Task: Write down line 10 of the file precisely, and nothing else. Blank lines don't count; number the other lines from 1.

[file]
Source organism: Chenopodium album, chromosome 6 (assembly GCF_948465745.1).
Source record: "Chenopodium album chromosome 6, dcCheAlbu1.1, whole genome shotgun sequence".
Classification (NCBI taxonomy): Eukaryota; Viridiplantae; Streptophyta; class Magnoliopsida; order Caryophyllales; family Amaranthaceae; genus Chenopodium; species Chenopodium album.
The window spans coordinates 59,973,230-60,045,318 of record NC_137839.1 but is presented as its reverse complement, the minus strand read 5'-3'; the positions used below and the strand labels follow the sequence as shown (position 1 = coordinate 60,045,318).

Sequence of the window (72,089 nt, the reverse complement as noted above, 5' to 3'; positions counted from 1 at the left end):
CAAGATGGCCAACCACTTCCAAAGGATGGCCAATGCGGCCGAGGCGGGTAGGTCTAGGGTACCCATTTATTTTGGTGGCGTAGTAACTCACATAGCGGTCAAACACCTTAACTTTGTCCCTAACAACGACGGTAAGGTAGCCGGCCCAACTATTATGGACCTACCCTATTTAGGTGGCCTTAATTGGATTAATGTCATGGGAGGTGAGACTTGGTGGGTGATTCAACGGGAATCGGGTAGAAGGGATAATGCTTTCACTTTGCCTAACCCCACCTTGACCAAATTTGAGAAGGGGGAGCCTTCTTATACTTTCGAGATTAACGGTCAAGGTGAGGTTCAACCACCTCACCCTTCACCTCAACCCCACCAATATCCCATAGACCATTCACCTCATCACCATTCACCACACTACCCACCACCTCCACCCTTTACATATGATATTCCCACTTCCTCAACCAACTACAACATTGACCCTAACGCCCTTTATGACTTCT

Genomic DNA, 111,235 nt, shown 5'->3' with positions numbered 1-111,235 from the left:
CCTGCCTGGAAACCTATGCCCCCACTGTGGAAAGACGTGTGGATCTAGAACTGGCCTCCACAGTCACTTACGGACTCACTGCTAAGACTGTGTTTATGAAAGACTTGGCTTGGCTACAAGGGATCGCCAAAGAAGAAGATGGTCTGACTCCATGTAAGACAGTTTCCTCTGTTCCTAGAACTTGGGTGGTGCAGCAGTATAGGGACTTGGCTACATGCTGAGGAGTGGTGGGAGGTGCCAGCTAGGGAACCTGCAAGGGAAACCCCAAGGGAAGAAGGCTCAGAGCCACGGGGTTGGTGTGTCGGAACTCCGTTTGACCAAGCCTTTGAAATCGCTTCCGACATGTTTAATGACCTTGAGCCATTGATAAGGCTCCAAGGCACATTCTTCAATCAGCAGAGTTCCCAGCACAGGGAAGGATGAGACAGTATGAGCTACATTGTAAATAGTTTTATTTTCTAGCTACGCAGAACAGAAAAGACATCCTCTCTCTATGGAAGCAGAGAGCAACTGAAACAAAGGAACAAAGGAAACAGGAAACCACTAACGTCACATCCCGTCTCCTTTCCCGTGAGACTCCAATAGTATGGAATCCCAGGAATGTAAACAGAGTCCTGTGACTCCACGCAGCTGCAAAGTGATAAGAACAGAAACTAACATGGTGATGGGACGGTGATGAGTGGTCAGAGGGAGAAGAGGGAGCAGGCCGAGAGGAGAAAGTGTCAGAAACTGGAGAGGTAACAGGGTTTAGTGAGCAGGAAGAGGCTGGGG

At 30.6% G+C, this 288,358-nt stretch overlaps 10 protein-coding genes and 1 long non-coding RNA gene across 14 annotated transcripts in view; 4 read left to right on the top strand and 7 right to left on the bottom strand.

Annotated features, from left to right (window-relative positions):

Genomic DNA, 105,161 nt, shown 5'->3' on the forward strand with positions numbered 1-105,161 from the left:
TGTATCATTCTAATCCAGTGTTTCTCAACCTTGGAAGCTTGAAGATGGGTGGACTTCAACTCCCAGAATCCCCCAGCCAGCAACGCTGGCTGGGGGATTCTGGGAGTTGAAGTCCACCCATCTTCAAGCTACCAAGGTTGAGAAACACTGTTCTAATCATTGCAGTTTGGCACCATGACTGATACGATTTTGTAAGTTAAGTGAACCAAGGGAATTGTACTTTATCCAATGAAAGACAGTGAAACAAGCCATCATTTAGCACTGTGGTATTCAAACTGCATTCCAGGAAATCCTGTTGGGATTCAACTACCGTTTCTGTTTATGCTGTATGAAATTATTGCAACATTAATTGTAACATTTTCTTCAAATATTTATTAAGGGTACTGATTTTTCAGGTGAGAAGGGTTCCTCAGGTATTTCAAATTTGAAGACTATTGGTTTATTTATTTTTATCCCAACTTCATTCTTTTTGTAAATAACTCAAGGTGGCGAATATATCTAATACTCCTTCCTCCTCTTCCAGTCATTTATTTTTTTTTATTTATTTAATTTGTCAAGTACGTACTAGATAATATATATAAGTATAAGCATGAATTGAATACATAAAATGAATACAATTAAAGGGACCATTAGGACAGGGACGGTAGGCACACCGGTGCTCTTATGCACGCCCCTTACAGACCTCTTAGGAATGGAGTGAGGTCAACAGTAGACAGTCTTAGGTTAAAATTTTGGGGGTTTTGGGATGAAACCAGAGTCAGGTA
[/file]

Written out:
Annotated features, from left to right (window-relative positions):